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Chapter 9: the President arrives in Richmond.

Richmond was one great camp-men hurried to and fro with and without uniforms and arms, with that fixed look upon their faces that they acquire when confronted with danger and the necessity for supreme effort. A long war debases a nation, but individuals rise higher then and develop more quickly than in piping times of peace.

Upon the President's arrival in Richmond he found General R. E. Lee in command of the army of Virginia, with the rank of Major-General.

Many troops had been sent from other States of the Confederacy to the aid of Virginia, and the forces there assembled were divided into three armies, at the most important positions threatened: one, under command of General J. E. Johnston, at Harper's Ferry, covering the valley of the Shenandoah; another under General G. T. Beauregard, at Manassas, covering the direct approach from Washington to Richmond; and the third, under Generals Huger and Magruder, at Norfolk [87] and in the Peninsula between the James and York Rivers, covering the approach from the seaboard. The armies of Johnston and Beauregard, though separated by the Blue Ridge, had such practicable communication with each other as to render their junction possible when the necessity should be foreseen.

Each of the three were confronted by forces greatly superior to their own, and it was doubtful which would first be the object of attack.

The temporary occupation of Harper's Ferry was especially needful for the removal of the valuable machinery and material located there.

The demonstrations of General Patterson, commanding the Federal army in that region, caused General Johnston earnestly to insist upon being allowed to retire to a position nearer Winchester. Under the circumstances an official letter was addressed to him, from which the following is an extract:

Adjutant and Inspector-General's Office, Richmond, June 13, 1861.
To General J. E. Johnston, commanding Harper's Ferry, Virginia.
Sir: You have been heretofore instructed to exercise your discretion as to retiring from your position at Harper's Ferry, and taking the field to check the advance of the enemy. [88] ... The effective portion of your command, together with the baggage and whatever else would impede your operations in the field, it would be well to send, without delay, to the Manassas road. ... For these reasons it has been with reluctance that any attempt was made to give you specific instructions, and you will accept the assurance of the readiness with which the freest exercise of discretion on your part will be sustained.

Very respectfully, your obedient servant,

S. Cooper.

The two first encounters of the Northern and Southern troops occurred about this time. On June 11, 1861, at Bethel Church, and on June 18th Colonel Vaughan met the enemy at the twenty-first bridge on the Baltimore & Ohio Railroad, charged upon his camp, captured and brought off two pieces of artillery and the enemy's flag.

While General Johnston was keeping the army under Patterson in check in the Valley, a disaster to the Confederate arms occurred in West Virginia. General Garnett was defeated at Rich Mountain by McClellan and Rosecrans and forced to retreat. General Garnett was killed.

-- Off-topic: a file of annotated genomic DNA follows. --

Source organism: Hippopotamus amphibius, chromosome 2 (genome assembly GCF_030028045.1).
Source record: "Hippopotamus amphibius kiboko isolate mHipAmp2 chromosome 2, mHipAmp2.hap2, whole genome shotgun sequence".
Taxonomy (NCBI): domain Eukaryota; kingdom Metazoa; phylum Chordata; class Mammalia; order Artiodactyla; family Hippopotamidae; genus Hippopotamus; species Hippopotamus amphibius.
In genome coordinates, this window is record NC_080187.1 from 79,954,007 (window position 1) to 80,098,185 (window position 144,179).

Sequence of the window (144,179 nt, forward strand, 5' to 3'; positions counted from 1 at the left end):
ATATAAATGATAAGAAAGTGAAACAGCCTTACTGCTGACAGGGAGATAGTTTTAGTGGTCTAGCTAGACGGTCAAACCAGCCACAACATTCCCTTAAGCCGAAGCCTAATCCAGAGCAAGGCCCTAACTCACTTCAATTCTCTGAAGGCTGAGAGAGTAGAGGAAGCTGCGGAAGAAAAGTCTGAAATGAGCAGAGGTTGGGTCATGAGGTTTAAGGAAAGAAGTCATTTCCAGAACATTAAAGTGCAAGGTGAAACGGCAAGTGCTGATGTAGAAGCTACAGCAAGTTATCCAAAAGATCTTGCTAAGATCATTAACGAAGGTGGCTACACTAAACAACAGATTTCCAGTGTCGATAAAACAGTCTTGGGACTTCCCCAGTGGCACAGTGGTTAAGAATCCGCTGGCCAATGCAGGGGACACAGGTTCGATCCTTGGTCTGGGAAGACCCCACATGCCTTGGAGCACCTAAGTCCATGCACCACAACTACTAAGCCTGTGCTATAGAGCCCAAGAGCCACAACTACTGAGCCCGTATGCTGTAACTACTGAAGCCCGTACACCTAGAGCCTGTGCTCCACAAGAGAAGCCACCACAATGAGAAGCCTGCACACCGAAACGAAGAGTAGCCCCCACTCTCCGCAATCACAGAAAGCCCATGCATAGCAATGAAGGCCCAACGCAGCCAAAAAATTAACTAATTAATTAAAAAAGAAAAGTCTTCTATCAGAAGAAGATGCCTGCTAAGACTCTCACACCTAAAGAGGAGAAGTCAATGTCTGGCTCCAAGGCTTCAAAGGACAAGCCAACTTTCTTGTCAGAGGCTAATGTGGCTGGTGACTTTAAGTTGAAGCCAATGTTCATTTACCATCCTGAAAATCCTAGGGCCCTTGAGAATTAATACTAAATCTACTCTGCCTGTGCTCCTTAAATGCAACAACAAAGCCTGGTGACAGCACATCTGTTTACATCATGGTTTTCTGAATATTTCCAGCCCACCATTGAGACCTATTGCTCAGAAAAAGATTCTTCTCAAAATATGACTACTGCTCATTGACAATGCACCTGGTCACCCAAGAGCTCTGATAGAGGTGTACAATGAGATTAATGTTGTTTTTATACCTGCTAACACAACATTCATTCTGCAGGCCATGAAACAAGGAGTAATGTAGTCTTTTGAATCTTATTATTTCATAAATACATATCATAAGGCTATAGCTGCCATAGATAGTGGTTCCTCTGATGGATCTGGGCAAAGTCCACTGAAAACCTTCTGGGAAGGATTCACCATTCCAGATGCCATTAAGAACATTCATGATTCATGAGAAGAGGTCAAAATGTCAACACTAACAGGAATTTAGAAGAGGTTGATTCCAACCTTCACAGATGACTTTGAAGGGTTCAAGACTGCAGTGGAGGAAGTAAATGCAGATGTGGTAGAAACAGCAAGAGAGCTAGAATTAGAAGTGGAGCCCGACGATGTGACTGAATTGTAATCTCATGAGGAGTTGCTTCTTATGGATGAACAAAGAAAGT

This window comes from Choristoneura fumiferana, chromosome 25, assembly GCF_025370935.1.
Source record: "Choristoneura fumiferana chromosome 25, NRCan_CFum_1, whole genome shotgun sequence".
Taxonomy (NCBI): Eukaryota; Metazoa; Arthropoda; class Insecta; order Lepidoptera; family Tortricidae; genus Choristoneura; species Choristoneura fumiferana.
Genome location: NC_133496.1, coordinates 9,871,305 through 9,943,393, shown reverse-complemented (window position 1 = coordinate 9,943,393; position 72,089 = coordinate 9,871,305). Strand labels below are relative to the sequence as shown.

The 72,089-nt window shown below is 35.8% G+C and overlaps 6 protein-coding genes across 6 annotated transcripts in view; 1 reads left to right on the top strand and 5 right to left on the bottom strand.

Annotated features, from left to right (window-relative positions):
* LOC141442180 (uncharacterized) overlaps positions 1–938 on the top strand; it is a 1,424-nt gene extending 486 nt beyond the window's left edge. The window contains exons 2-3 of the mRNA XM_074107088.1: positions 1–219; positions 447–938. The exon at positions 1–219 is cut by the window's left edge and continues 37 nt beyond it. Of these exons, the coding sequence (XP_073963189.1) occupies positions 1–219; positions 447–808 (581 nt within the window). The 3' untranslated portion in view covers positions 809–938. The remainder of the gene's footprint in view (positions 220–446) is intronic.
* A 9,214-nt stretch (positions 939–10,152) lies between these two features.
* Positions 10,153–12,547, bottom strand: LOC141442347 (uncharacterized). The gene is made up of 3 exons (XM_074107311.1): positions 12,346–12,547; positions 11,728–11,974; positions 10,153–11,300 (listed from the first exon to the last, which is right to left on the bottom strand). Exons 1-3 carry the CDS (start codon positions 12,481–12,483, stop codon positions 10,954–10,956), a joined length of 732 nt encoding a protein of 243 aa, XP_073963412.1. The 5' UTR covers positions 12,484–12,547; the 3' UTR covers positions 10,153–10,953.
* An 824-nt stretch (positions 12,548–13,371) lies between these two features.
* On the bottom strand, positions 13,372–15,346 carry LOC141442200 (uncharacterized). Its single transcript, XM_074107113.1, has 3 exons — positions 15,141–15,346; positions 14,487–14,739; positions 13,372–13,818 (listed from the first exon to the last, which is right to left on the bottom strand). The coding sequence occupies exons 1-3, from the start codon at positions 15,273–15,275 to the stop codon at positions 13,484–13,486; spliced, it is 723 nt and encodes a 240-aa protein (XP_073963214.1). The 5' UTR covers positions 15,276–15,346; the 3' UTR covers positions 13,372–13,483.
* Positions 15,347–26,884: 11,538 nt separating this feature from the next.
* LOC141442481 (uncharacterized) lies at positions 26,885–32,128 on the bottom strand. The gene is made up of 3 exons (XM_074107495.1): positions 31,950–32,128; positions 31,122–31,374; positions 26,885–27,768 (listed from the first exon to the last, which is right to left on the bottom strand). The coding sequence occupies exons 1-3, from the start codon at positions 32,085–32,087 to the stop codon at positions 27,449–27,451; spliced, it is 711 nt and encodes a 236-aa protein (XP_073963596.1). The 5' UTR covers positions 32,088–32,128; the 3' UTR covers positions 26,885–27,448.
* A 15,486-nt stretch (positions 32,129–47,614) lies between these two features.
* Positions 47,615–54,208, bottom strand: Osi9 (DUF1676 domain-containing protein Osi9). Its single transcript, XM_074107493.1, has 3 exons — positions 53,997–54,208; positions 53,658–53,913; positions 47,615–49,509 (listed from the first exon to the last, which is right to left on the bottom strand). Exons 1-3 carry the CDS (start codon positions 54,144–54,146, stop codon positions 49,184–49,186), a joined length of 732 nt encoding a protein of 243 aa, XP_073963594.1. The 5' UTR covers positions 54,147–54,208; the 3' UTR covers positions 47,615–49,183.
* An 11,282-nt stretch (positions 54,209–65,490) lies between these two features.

The enemy in front of General Johnston were reinforced, and he, anticipating an attack [89] by a superior force wrote, July 9, 1861, to General Cooper, a letter of which the following extract is the last paragraph:

If it is proposed to strengthen us against the attack I suggest as soon to be made, it seems to me that General Beauregard might, with great expedition, furnish five or six thousand men for a few days.

J. E. J.

The enemy did not attack General Johnston, but the Federal army in front of Washington, under General McDowell, advanced to attack the army of General Beauregard at Manassas, and a few hours before they took up their line of march, a lady gave notice of the fact to the Confederates, and a telegram was sent to General Johnston:

General Beauregard is attacked. To strike the enemy a decisive blow, a junction of all your effective force will be needed. If practicable, make the movement, sending your sick and baggage to Culpepper Court-House, either by railroad or by Warrenton.

In all the arrangements exercise your discretion.


S. Cooper, Adjutant and Inspector-General.


To this telegram General Johnston replied:

headquarters, Winchester, Va., July 18, 1861.
General: I have had the honor to receive your telegram of yesterday.

General Patterson, who had been at Bunker Hill since Monday, seems to have moved yesterday to Charleston, twenty-three miles east of Winchester.

Unless he prevents it, we shall move toward General Beauregard to-day.

Joseph E. Johnston.

After Johnston moved to join Beauregard, he telegraphed an inquiry to Mr. Davis, regarding his relative rank to Beauregard, and the following answer was returned:

You are a General in the Confederate Army, possessed of the power attached to that rank. You will know how to make the exact knowledge of Brigadier-General Beauregard, as well of the ground as of the troops and preparation, avail for the success of the object in which you co-operate.

The zeal of both assures me of harmonious action.

Jefferson Davis.


Though the date of General Johnston's commission gave him precedence, to avoid a misunderstanding between these generals, whose cordial co-operation was necessary to the welfare of their country, Mr. Davis decided at the earliest moment to go in person to the army.

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